FREQUENCIES AT THE HEART OF FLOOD FORECASTING
Frequencies are extensively used to face flooding. Over 700 sensors, spread over the different rives in continental France are used by the flood forecast services. They measure the water level and transmit data to the prefectures. Normally, the transmissions are sent every hour, but they increase when it rains and can occur every 5 minutes. If major flooding is rare, its important effects mean that they have long been noted in the national registers. The most important flooding on the Seine occurred in February 1658: 8.96 m converted to the modern scale (Austerlitz bridge), or 34 cm higher than the 1910 level. Indeed, in Paris, systematic readings have been taken since the mid 19th century using a scale located at the Austerlitz bridge. The torrential flooding in the Gard in 2002 accelerated the redesign of the flood warning system, which changed to a flood forecast system on the main rivers in continental France. A flood forecast and warning system requires a central operational service to communicate with the decentralised stations and with all people in contact with the service. Joint expertise between meteorologists and hydrologists was also needed, resulting in the creation:
- of the Central Hydro-Meteorology and Flood Forecast Support Service (SCHAPI) in 2003. It is in charge of displaying the risk at the national level (maps "vigicrues") and is located in Toulouse, as is Météo-France. It reports to the risk prevention general department (DGPR).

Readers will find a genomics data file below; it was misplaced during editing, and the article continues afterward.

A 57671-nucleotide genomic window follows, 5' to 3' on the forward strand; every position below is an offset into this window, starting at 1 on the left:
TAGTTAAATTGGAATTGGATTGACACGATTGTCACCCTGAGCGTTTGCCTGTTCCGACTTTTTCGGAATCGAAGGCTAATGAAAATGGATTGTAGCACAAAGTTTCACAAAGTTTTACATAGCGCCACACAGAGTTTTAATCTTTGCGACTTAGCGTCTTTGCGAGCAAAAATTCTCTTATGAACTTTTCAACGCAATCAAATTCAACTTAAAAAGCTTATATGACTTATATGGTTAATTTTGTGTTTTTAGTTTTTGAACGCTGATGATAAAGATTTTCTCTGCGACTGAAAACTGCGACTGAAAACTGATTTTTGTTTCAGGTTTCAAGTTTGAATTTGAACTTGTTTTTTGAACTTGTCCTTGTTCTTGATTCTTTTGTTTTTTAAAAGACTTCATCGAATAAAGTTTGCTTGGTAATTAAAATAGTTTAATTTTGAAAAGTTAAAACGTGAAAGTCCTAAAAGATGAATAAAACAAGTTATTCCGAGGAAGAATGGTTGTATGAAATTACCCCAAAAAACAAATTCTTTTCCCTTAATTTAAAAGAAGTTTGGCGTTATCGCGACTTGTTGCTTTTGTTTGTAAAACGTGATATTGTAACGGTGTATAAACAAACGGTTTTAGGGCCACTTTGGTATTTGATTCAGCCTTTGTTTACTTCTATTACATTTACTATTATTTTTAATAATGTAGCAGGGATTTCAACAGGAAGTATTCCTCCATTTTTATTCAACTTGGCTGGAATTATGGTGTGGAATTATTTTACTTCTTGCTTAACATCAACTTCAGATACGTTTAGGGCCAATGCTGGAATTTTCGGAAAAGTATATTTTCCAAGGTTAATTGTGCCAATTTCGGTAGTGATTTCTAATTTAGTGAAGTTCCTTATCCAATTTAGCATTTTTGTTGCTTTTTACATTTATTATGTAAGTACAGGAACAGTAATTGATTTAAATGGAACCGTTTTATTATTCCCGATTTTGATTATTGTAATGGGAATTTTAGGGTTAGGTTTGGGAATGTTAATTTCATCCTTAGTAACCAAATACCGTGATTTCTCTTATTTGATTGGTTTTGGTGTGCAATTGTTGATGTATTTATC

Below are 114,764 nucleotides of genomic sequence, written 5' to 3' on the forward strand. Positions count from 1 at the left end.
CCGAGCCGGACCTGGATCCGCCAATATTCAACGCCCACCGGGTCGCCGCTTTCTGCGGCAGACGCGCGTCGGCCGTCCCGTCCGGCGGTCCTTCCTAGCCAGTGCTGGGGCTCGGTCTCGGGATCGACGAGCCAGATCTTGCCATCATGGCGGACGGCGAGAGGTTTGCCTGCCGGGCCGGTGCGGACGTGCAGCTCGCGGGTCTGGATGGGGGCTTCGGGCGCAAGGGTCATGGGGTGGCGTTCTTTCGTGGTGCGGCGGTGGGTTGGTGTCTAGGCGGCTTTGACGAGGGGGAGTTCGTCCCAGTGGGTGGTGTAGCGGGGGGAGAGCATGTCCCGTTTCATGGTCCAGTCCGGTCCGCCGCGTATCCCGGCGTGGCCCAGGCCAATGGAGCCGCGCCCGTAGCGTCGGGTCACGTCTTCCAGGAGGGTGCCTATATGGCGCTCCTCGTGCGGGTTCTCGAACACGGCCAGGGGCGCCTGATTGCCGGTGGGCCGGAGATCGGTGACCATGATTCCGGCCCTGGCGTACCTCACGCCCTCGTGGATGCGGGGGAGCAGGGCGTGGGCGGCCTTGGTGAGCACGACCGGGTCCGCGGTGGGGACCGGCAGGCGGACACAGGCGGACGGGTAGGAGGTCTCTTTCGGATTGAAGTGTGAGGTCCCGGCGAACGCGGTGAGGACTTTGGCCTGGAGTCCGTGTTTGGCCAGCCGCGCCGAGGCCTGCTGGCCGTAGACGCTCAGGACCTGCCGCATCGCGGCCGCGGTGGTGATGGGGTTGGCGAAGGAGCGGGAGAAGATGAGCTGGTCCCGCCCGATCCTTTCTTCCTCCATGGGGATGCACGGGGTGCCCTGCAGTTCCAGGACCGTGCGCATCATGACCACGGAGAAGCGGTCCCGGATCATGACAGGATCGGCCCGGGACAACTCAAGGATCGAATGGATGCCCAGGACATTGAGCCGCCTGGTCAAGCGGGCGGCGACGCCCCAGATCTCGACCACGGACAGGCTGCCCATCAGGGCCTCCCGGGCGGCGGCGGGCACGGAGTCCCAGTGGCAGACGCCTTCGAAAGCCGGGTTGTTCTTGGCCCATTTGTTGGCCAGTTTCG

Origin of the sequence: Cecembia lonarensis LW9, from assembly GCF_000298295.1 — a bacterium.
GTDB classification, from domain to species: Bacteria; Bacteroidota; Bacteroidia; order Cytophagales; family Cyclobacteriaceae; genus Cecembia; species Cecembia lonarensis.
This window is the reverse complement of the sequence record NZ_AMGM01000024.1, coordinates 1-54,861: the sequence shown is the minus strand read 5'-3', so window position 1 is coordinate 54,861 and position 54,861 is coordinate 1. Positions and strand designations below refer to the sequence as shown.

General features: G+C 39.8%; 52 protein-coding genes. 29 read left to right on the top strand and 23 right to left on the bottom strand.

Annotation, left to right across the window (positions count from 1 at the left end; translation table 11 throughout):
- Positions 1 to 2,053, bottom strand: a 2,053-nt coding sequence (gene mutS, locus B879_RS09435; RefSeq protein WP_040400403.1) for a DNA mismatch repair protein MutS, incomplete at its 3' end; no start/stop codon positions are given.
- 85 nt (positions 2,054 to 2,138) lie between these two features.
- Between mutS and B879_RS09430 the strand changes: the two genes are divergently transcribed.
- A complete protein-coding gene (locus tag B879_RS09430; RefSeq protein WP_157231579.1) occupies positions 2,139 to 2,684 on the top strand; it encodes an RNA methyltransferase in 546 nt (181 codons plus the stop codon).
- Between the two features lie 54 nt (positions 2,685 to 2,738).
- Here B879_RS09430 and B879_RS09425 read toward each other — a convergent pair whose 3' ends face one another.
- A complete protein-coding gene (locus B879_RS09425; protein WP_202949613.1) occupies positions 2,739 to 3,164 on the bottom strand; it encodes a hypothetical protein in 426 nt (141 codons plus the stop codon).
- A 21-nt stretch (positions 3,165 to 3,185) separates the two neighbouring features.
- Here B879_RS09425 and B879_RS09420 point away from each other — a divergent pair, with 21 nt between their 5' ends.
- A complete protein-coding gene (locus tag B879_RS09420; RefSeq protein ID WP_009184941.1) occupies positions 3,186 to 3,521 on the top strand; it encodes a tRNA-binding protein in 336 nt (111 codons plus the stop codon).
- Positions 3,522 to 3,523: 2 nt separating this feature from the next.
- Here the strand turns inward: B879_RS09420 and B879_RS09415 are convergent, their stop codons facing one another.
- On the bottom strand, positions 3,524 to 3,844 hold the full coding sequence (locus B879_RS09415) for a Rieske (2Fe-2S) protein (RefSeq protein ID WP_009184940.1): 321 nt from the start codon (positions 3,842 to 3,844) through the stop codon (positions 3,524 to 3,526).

- of 19 Flood Forecast Services (SPC) which are in charge of the specific watch for their territories.
To coordinate operations at a local level, the Regional Environmental, Planning and Housing departments (DREAL) are in charge, for each basin Prefect, of organising and implementing the directives. They are the main information relay to local authorities.
The relays used to monitor floods operate in the 70/80 MHz band and collect the data from sensors installed at the river level: it is these level sensors that can operate using ultrasounds or use pulse radar technology operating in the 24 GHz band. The relays can either receive alarms sent spontaneously by the sensors or query them following a request from an operator or according to a pre-defined cycle.
The sensors provide rainfall or river level readings which contribute to the overall flood forecast and warning process.
The degree of interference between the radio relays must be sufficiently low not to put into doubt the reliability of the communications, which requires the assignment of several frequencies for the equipment controlled at the basin level.
This information is then re-transmitted to the prefectures in order to inform or warn populations. The transmission can use the phone network, optical fibre or even microwaves in the 1.4 GHz band.
Flood control is also a fundamental part of dam safety, in particular in areas around nuclear power stations. Some additional stations are thus operated by EDF.
Finally, flood prevention requires international cooperation and alert sharing. Thus, in 1993 in the north of the Aisne department, the Oise floods caused flooding and showed the importance of warning populations of the arrival of floods soon enough, including in the Belgian Hainault region.